Game Night Will Make You Wish Rachel McAdams Still Made Comedies

Jason Bateman, Rachel McAdams, and Kyle Chandler in Game Night. Photo: Hopper Stone/SMPSP/Warner Bros. Entertainment Inc.

In 2017, I wrote what felt like many words about the fall of the mainstream comedy, from the workshopped-into-anonymity flops (Rough Night) to the dead-on-arrival studio unloadings (The House). Someday in film-history textbooks, they’ll write about the arc that began with the mid-aughts shedding of the “alt-” from alt-comedy. The subsequent bro-driven, smart-stupid, and very profitable salad days of Knocked Up, Superbad, and The Hangover led to the critical and commercial apex of Bridesmaids and the ascendancy of Melissa McCarthy, and continued into a long denouement, as Hollywood repeatedly reconfigures the same handful of elements all the way to 2018 — with notably diminishing returns. It’s a shame to watch, because it’s not as if the comedy world isn’t continuing to produce all kinds of great talent — it’s just that the lumbering process of putting together a mid-budget studio comedy feels ill-suited for their skills and the tastes of audiences alike.

Out of this morass comes Game Night, a film that from the outside would appear to be a continuation of this downward trend. (What industry study has convinced Hollywood that we won’t see a movie if it isn’t about some kind of Night? Date Night, Rough Night, Game Night … maybe it’s time to reboot the 1996 Stanley Tucci–Tony Shalhoub restaurant dramedy Big Night?) Co-directed by the writer and director of 2011’s Horrible Bosses and starring Bosses star Justin Bateman (still our current go-to beta-male protagonist, and one of the biggest beneficiaries of this latter-day comedy slump), there’s certainly no reason to believe that Game Night is out to revolutionize feature-length comedy. And it doesn’t, but it’s also confident and classically entertaining enough to withstand some kind of “I’ll watch it when it comes on cable” test of time, aside from an errant Skrillex reference or two.

Max (Bateman) and Annie (Rachel McAdams) are a middle-class married couple who’ve settled into the kind of comfortable groove that usually is the catalyst for a wacky comedy. Their life consists of intermittent, inconclusive conversations about whether or not to have kids, and their weekly game night with their other couple friends (Lamorne Morris, Kylie Bunbury, Billy Magnussen and, eventually the fantastic Sharon Horgan of Catastrophe). This settled peace is rudely interrupted by the arrival of Max’s pompous older brother Brooks (Kyle Chandler, clearly enjoying playing against type) who drops into town on “business” and hijacks Max and Annie’s game night by inviting their friends over to his opulent rental house for an immersive Mystery Night game. Of course, in the style of The Man Who Knew Too Little or, uh … Rough Night, a real-life crime intrudes on the supposed performance, sending a bunch of fragile-ego softies out on a flailing rescue mission.

The script by Mark Perez knows better than to let the ruse go on for too long, instead packing the second half with a series of “gotcha” twists that keep the audience constantly on the edge of credulousness. The bulk of the comedy is situational, the characters (aside from Magnussen’s riotously dumb himbo) are not types so much as they are a pack of petty, hypercompetitive straight men and women reacting to the escalating intensity of the supposed “game” they find themselves in. Bateman is doing a sharper-than-average version of the sighing and dead-eyed reaction shots we’ve seen him do before, but the stealth MVP is McAdams, who appeared on most of our radars as an effortless comedic actor in Mean Girls, but who has rarely been called upon to do the same since. Annie is twitchy and gung-ho, but also so soft-spoken that at times I wondered if her dialogue was actually recorded at a lower volume, making her stressful mutterings as she clocks guys with a fire extinguisher all the more strange and funny. There’s a standout scene between McAdams and Bateman in which Annie attempts to remove a bullet from Max’s arm, which utilizes a squeaky toy, a bottle of Chardonnay, and dual nausea to sublime comic effect. The moments where Game Night stands out are these, where the absurdity of the details can be the sum total of the joke.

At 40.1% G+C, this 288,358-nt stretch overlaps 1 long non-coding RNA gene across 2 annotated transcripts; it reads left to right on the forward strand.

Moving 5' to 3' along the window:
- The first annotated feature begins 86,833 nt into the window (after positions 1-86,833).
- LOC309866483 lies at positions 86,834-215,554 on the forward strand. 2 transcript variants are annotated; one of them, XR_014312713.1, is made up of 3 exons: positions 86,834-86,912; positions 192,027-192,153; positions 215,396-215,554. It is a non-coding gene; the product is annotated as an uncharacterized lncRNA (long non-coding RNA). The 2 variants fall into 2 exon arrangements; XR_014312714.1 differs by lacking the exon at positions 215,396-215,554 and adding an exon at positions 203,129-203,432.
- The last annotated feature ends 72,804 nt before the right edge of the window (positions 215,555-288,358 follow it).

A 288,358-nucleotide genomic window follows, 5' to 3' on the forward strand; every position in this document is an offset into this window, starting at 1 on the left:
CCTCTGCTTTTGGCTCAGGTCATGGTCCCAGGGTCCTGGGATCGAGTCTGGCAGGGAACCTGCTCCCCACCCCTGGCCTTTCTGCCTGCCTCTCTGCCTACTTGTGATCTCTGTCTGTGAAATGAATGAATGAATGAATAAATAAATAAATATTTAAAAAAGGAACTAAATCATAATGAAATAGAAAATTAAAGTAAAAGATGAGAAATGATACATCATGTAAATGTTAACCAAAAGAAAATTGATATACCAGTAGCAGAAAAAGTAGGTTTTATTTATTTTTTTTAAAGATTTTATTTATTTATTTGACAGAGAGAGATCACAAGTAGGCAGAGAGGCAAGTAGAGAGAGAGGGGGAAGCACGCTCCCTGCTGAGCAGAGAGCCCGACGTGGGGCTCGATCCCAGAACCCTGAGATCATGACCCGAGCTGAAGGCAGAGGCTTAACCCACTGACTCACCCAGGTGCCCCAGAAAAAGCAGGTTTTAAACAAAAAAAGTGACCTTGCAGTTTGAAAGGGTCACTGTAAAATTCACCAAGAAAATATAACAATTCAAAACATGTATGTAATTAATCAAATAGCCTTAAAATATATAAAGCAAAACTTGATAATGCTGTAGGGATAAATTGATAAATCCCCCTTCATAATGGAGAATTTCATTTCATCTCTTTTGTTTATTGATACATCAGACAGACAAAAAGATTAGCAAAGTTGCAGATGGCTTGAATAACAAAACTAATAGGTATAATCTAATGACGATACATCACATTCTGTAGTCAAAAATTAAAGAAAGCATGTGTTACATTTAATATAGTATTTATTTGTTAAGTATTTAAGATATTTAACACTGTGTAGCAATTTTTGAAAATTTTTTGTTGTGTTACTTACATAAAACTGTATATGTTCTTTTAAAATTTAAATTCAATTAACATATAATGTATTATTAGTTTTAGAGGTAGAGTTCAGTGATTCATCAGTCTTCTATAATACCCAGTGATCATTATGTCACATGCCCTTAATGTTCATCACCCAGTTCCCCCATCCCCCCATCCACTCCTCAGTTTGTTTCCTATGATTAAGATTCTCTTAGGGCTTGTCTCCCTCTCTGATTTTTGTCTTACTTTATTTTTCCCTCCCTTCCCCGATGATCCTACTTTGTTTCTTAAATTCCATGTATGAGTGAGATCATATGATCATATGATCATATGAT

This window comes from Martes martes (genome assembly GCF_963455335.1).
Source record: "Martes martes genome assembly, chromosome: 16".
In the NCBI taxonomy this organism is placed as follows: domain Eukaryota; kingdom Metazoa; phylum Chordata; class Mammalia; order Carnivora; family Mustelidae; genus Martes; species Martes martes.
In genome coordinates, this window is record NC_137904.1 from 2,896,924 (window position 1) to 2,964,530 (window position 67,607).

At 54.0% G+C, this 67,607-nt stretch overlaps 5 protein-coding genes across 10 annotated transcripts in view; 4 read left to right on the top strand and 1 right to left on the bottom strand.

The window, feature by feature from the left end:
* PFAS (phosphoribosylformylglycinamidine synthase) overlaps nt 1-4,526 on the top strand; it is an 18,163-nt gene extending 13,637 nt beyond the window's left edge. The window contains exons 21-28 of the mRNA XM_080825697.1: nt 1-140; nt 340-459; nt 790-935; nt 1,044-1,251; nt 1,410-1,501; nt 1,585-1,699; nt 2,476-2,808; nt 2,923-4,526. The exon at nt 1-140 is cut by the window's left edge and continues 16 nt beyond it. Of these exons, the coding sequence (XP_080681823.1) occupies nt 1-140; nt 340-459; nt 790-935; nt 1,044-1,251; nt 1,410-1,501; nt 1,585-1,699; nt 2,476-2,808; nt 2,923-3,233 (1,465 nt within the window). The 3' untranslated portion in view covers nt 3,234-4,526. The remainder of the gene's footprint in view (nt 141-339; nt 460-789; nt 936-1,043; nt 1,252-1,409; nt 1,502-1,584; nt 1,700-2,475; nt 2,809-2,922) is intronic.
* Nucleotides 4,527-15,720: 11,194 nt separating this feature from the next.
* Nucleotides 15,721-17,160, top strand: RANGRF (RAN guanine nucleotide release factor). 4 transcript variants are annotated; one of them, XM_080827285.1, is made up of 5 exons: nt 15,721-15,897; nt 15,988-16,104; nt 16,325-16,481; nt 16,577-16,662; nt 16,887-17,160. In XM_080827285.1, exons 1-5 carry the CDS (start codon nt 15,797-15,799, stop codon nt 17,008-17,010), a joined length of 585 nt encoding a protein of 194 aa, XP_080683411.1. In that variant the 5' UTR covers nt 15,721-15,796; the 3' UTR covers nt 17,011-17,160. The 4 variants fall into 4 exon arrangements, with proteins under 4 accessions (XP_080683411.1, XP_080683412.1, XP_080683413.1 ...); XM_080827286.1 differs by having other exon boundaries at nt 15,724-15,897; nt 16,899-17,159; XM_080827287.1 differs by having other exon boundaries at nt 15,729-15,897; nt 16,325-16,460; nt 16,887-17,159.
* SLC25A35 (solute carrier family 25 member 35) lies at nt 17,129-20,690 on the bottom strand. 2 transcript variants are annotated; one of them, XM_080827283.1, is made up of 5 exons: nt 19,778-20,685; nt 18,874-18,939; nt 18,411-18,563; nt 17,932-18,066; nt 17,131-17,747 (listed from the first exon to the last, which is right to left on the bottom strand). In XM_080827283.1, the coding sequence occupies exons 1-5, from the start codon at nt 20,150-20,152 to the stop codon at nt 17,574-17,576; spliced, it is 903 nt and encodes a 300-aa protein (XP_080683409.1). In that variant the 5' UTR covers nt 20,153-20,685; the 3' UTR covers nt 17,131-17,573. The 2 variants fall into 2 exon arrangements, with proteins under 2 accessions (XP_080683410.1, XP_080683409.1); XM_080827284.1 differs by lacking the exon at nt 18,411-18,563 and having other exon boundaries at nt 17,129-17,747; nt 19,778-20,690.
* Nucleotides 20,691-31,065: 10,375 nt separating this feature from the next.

The film also stars Jesse Plemons as Max and Annie’s pathetic, kinda-off neighbor who has been edged out of the group after he divorced his wife and got weird. His dead-eyed longing to be asked back into the group (as well as his too-convenient-to-not-turn-up-later occupation as a cop) turns out to be one of the more relevant through lines of the film, and the only thing that convinced me that Game Night wasn’t a late-stage market-researched title for the film. (After all, there aren’t many board games to be seen after 15 minutes or so, though there is a very cute use of charades at a crucial climactic moment.) The film is about the same kind of social overcompensation that virtually any other mainstream comedy is about, but it feels comfortable with this, not desperate to pile on the raunchy bells and whistles in an effort to feel more current. It won’t fix the studio comedy, but it’s a welcome, watchable outlier for now.

Game Night Makes You Wish Rachel McAdams Still Did Comedy